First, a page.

Ports are important for musicians & content creators
Rather than the minimum recommended configuration, I would move up from the 7 GPU core up to the 8 core GPU model. For $200 you get not only 1 more GPU core, but more color options, Touch ID, Ethernet RJ-45, 2 Thunderbolt/USB-C ports and 2 USB-C ports instead of only 2 Thunderbolt/USB-C ports. These ports can also be easily expanded with a hub if you need more. Also an external monitor like the Apple Studio Display has 3 more USB-C ports in addition to the Thunderbolt 3 connection port. I would theorize that in ‘semi-portable’ mode for a gig you might not need more ports than are built into the 24″ iMac M1, but in the studio you may.
You will want to plug your interface directly into USB-C or if you can’t do that, get a hub or adapter also for legacy USB-A hard drives, flash drives, cables to synths, cable to printer etc.
Obviously wise future purchases will be solidly Thunderbolt or USB-C. Occasionally most musicians like to plug headphones directly into the system, though most of the time it’s either through an interface or Bluetooth. You can also buy the Apple USB-C VGA Multiport Adapter for an older existing monitor if you need it. This adapter also has a USB-C and a USB-A.
24″ iMac M1 hardware upgrades
Remember no internal hardware upgrades can be performed. This is especially true with Apple silicon. SoC or System on Chip as you probably already know, cannot be upgraded. The advantages are more than worth it, but push yourself to adequately configure memory and storage for the future.
External storage alternatives
I recommend backing up all data to the cloud, and supplementing the internal Apple SSD.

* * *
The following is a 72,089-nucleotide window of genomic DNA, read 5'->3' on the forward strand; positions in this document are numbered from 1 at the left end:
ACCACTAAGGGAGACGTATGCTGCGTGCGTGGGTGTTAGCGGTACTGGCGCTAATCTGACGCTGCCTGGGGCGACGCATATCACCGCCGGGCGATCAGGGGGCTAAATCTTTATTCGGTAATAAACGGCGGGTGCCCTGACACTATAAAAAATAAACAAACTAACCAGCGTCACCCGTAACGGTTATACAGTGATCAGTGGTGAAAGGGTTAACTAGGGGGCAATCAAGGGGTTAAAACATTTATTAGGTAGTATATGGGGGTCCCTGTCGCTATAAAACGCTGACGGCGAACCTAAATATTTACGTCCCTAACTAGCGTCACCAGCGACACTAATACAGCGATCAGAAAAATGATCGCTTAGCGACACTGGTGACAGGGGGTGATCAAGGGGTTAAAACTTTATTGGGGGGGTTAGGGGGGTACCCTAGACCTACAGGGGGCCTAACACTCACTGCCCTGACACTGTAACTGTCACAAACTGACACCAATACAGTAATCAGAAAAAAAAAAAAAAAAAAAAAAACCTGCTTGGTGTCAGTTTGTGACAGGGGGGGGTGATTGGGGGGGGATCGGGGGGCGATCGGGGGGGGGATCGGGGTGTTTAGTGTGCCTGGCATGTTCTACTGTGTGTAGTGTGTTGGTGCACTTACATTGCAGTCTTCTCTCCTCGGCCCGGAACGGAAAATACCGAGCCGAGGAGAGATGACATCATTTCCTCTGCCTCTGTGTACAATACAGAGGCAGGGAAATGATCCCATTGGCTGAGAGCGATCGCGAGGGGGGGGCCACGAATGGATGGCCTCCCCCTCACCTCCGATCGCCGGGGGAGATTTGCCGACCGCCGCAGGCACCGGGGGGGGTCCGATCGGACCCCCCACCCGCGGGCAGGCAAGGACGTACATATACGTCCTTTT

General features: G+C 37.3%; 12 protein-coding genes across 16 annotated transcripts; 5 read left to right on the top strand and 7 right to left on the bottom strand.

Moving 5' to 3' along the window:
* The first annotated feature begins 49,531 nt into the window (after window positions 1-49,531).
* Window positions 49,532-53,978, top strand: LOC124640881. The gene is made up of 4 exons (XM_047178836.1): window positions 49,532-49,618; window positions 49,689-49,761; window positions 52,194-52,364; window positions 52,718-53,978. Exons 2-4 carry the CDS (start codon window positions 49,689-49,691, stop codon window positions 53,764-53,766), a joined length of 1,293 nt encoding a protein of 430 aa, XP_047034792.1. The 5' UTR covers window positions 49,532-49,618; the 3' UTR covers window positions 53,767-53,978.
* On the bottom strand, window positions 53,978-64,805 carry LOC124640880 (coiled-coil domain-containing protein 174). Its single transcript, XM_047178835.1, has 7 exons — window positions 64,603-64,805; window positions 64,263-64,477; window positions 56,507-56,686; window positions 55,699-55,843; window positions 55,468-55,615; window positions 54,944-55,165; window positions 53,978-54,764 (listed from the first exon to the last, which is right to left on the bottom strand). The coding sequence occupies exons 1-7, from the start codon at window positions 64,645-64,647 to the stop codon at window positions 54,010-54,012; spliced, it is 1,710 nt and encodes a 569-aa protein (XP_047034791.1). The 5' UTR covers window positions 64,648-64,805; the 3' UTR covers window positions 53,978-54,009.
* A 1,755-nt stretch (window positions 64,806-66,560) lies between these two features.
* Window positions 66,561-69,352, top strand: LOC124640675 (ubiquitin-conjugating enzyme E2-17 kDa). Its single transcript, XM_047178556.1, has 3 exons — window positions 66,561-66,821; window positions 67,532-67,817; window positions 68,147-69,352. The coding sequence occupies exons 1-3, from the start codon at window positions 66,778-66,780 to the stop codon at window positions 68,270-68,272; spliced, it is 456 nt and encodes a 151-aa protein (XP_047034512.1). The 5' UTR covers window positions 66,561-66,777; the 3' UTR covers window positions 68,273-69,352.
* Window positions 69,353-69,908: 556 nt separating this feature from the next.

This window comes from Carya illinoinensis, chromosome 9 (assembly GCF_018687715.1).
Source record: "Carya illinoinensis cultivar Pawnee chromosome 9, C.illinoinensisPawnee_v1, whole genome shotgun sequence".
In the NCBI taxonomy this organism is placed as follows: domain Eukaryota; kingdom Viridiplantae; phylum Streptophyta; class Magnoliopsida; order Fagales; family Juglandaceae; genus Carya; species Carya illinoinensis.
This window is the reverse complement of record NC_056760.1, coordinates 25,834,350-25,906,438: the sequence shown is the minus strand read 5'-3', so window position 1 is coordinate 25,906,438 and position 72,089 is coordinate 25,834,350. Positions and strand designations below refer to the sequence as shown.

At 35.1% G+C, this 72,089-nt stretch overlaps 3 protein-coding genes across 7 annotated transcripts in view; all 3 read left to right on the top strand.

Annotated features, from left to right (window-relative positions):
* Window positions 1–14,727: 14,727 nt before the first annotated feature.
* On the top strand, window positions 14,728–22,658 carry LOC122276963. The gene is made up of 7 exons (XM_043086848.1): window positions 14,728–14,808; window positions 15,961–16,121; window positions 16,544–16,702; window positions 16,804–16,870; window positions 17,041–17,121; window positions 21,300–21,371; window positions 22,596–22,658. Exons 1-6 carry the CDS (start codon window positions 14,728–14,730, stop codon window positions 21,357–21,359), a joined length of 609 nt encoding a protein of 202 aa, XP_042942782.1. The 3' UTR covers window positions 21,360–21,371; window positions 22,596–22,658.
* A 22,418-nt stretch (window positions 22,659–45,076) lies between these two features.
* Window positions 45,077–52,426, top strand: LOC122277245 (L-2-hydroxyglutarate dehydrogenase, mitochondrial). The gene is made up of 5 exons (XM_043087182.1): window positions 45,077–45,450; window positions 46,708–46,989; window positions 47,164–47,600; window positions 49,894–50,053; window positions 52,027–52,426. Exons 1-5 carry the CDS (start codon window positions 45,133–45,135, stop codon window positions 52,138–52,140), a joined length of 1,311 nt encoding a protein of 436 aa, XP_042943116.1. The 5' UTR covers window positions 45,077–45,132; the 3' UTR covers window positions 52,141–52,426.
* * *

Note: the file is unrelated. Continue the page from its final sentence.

See Apple M Series External USB-C SSD Options for a more extensive discussion and specific product recommendations.
The 24″ iMac M1 has what it takes to last 5 years
This is why you buy Apple. Realistically with the cost of computers these days, a 1-3 year refresh cycle is not practical for most people. Unlike the majority if not all PC systems, Apple computers are built to last and Apple silicon is state of the art enough to start you at the head of the pack.
Keep coming back
What will be different about this site compared to many Apple sites is over time we will be sharing configuration and electronic music/video recording pertinent information. More soon.
Product support, downloads
Yehuda Rothschild Apple MacBook Air M1 Series YouTube Playlist
Apple related pages
Updated periodically – Apple Silicon is the DAW standard
Updated periodically – Apple Mac Studio M1 Max & M1 Ultra
Updated periodically – Apple Mac Studio M2 Max & M2 Ultra
Updated periodically – Apple MacBook Pro M1 Pro & M1 Max
Updated periodically – Apple MacBook Pro M2 Pro & M2 Max
Updated periodically – Apple Mac Pro M2 Ultra
Updated periodically – Apple Mac mini M1
Updated periodically – Apple Mac mini M2 & M2 Pro
Updated periodically – Apple MacBook Air M1
Updated periodically – Apple MacBook Air M2
Updated periodically – Apple MacBook Air M3
Updated periodically – Apple 24″ iMac M1
Updated periodically – Apple 24″ iMac M3
Updated periodically – Apple Studio Display
Updated periodically – Apple M1 Processor Series
Updated periodically – Apple M2 Processor Series
Updated periodically – Apple M3 Processor Series